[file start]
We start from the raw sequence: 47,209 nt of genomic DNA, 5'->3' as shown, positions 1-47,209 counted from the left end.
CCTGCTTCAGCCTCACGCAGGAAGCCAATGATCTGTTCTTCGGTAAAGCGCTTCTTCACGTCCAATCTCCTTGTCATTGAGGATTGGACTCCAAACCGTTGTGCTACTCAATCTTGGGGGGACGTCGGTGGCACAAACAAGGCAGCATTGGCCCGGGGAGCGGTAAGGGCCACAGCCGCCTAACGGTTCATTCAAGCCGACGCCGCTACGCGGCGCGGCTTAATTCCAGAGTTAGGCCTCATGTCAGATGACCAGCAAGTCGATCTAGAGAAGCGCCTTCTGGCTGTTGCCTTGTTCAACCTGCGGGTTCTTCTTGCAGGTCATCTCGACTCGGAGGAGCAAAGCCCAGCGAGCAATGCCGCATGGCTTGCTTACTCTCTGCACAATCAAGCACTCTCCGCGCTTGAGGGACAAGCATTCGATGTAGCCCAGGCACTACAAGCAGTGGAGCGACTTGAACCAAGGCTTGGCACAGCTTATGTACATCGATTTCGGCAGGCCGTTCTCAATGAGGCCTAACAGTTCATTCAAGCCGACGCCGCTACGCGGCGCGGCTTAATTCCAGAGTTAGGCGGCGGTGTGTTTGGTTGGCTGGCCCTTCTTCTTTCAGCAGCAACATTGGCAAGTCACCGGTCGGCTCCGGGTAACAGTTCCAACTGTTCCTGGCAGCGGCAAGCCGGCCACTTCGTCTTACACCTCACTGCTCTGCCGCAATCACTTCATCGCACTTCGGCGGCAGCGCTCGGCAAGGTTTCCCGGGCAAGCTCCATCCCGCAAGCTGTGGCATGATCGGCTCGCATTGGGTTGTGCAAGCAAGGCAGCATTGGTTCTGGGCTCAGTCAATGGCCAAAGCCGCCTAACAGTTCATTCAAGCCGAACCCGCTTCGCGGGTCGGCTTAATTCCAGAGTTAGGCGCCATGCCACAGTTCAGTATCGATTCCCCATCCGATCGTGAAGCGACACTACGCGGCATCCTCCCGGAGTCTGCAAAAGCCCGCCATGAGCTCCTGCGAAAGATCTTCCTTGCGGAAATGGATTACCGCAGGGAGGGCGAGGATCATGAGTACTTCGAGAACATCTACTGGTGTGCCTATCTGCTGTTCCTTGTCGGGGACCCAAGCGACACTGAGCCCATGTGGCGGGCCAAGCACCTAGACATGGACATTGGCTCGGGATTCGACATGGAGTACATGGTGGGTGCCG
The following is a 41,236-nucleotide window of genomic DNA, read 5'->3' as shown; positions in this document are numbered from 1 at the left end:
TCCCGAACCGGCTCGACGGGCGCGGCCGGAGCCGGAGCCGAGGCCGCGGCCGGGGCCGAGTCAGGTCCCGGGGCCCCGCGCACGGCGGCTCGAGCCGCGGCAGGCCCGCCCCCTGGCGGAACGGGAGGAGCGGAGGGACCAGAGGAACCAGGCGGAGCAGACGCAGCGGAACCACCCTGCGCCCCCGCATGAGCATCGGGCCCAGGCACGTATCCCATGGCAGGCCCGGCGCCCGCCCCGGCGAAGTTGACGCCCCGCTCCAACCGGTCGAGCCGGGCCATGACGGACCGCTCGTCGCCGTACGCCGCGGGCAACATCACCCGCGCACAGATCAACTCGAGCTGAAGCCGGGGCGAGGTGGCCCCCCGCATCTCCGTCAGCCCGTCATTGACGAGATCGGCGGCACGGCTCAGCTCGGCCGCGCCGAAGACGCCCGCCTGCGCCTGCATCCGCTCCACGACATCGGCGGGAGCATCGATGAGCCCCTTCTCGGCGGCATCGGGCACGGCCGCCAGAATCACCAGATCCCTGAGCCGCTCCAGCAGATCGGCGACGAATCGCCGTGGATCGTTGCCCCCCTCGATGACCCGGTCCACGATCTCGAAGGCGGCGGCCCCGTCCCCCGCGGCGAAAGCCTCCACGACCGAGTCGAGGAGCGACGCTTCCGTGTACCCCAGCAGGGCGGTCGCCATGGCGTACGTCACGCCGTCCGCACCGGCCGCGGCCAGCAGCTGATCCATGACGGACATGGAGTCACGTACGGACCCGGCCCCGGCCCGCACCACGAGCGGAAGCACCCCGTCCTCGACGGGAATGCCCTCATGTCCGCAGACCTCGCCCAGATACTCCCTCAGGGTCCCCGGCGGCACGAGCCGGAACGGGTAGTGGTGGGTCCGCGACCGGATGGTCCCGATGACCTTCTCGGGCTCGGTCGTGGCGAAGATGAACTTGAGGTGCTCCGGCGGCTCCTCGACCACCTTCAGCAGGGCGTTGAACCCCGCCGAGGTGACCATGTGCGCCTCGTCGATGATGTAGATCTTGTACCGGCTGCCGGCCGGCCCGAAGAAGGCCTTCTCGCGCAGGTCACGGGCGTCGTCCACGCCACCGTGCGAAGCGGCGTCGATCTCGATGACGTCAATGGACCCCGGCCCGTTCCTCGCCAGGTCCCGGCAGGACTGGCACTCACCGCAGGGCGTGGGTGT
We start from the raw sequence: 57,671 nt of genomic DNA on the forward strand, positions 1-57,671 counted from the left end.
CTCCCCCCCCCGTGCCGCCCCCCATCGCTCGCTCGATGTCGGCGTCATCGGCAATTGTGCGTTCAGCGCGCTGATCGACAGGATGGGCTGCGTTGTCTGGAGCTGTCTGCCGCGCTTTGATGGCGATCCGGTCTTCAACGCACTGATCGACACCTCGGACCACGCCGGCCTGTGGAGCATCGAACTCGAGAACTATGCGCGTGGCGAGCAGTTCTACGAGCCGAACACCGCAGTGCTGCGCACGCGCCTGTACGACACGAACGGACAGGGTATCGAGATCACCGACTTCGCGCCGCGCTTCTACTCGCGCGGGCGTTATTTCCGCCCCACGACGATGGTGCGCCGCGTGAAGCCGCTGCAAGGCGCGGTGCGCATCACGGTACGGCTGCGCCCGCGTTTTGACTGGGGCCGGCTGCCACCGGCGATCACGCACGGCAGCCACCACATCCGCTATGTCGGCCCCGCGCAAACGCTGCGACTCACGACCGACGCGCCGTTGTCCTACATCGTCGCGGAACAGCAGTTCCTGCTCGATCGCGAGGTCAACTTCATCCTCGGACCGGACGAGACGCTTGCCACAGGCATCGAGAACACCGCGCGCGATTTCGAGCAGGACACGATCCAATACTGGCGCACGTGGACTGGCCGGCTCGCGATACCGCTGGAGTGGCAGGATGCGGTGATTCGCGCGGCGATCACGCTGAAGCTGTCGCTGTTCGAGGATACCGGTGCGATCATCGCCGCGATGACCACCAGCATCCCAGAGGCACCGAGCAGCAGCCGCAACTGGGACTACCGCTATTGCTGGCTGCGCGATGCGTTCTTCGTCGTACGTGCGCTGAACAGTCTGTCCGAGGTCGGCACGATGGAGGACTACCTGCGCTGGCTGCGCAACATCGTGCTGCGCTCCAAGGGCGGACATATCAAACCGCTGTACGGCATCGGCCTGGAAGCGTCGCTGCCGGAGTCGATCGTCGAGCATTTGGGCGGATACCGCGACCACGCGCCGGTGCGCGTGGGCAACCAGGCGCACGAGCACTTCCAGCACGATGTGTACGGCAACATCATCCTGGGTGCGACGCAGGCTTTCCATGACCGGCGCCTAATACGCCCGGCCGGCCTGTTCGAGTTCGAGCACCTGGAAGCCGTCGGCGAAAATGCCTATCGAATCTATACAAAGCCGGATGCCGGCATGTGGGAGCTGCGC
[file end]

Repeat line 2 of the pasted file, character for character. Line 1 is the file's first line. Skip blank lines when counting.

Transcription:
CCTGCTTCAGCCTCACGCAGGAAGCCAATGATCTGTTCTTCGGTAAAGCGCTTCTTCACGTCCAATCTCCTTGTCATTGAGGATTGGACTCCAAACCGTTGTGCTACTCAATCTTGGGGGGACGTCGGTGGCACAAACAAGGCAGCATTGGCCCGGGGAGCGGTAAGGGCCACAGCCGCCTAACGGTTCATTCAAGCCGACGCCGCTACGCGGCGCGGCTTAATTCCAGAGTTAGGCCTCATGTCAGATGACCAGCAAGTCGATCTAGAGAAGCGCCTTCTGGCTGTTGCCTTGTTCAACCTGCGGGTTCTTCTTGCAGGTCATCTCGACTCGGAGGAGCAAAGCCCAGCGAGCAATGCCGCATGGCTTGCTTACTCTCTGCACAATCAAGCACTCTCCGCGCTTGAGGGACAAGCATTCGATGTAGCCCAGGCACTACAAGCAGTGGAGCGACTTGAACCAAGGCTTGGCACAGCTTATGTACATCGATTTCGGCAGGCCGTTCTCAATGAGGCCTAACAGTTCATTCAAGCCGACGCCGCTACGCGGCGCGGCTTAATTCCAGAGTTAGGCGGCGGTGTGTTTGGTTGGCTGGCCCTTCTTCTTTCAGCAGCAACATTGGCAAGTCACCGGTCGGCTCCGGGTAACAGTTCCAACTGTTCCTGGCAGCGGCAAGCCGGCCACTTCGTCTTACACCTCACTGCTCTGCCGCAATCACTTCATCGCACTTCGGCGGCAGCGCTCGGCAAGGTTTCCCGGGCAAGCTCCATCCCGCAAGCTGTGGCATGATCGGCTCGCATTGGGTTGTGCAAGCAAGGCAGCATTGGTTCTGGGCTCAGTCAATGGCCAAAGCCGCCTAACAGTTCATTCAAGCCGAACCCGCTTCGCGGGTCGGCTTAATTCCAGAGTTAGGCGCCATGCCACAGTTCAGTATCGATTCCCCATCCGATCGTGAAGCGACACTACGCGGCATCCTCCCGGAGTCTGCAAAAGCCCGCCATGAGCTCCTGCGAAAGATCTTCCTTGCGGAAATGGATTACCGCAGGGAGGGCGAGGATCATGAGTACTTCGAGAACATCTACTGGTGTGCCTATCTGCTGTTCCTTGTCGGGGACCCAAGCGACACTGAGCCCATGTGGCGGGCCAAGCACCTAGACATGGACATTGGCTCGGGATTCGACATGGAGTACATGGTGGGTGCCG